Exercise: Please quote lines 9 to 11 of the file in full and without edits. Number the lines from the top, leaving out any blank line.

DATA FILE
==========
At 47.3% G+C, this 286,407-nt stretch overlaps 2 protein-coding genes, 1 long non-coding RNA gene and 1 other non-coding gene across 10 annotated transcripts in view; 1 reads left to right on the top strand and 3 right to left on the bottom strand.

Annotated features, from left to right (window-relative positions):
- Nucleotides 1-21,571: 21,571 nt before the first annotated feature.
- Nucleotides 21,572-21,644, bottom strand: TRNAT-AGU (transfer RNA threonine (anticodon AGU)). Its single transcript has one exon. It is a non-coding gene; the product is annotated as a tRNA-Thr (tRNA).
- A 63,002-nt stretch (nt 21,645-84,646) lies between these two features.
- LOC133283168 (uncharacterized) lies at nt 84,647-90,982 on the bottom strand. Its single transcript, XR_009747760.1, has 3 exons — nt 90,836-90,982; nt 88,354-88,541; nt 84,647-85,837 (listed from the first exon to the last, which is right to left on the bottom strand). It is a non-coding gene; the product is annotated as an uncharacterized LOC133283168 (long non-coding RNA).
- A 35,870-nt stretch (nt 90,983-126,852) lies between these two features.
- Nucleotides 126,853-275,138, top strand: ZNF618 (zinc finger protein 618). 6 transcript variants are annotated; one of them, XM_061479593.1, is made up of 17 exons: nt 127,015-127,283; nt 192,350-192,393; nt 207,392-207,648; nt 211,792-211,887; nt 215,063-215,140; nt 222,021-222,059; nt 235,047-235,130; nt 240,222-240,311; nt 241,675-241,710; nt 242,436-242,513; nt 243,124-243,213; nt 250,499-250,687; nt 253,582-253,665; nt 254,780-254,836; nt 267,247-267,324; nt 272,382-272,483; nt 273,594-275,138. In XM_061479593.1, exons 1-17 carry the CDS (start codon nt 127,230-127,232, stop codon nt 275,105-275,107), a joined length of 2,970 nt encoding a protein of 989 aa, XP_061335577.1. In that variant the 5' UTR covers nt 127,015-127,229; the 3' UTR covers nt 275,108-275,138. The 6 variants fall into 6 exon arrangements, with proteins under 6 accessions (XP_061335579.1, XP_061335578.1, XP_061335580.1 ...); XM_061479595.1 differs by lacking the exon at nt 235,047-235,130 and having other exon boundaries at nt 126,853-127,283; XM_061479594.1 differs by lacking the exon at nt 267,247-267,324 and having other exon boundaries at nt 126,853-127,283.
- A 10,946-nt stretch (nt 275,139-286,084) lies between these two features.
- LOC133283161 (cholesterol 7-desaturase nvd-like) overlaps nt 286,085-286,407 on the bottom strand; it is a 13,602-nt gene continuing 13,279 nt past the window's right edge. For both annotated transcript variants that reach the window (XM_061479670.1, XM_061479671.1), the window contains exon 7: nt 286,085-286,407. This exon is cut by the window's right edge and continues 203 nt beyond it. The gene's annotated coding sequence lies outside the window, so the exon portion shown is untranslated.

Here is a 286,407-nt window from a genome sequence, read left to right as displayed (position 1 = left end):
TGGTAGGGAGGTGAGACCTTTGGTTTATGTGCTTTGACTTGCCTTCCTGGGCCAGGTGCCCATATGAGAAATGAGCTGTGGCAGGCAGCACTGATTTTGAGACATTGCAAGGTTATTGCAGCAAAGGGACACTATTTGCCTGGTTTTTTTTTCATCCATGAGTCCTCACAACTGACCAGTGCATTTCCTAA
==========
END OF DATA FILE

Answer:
- A 10,946-nt stretch (nt 275,139-286,084) lies between these two features.
- LOC133283161 (cholesterol 7-desaturase nvd-like) overlaps nt 286,085-286,407 on the bottom strand; it is a 13,602-nt gene continuing 13,279 nt past the window's right edge. For both annotated transcript variants that reach the window (XM_061479670.1, XM_061479671.1), the window contains exon 7: nt 286,085-286,407. This exon is cut by the window's right edge and continues 203 nt beyond it. The gene's annotated coding sequence lies outside the window, so the exon portion shown is untranslated.

Here is a 286,407-nt window from a genome sequence, read left to right as displayed (position 1 = left end):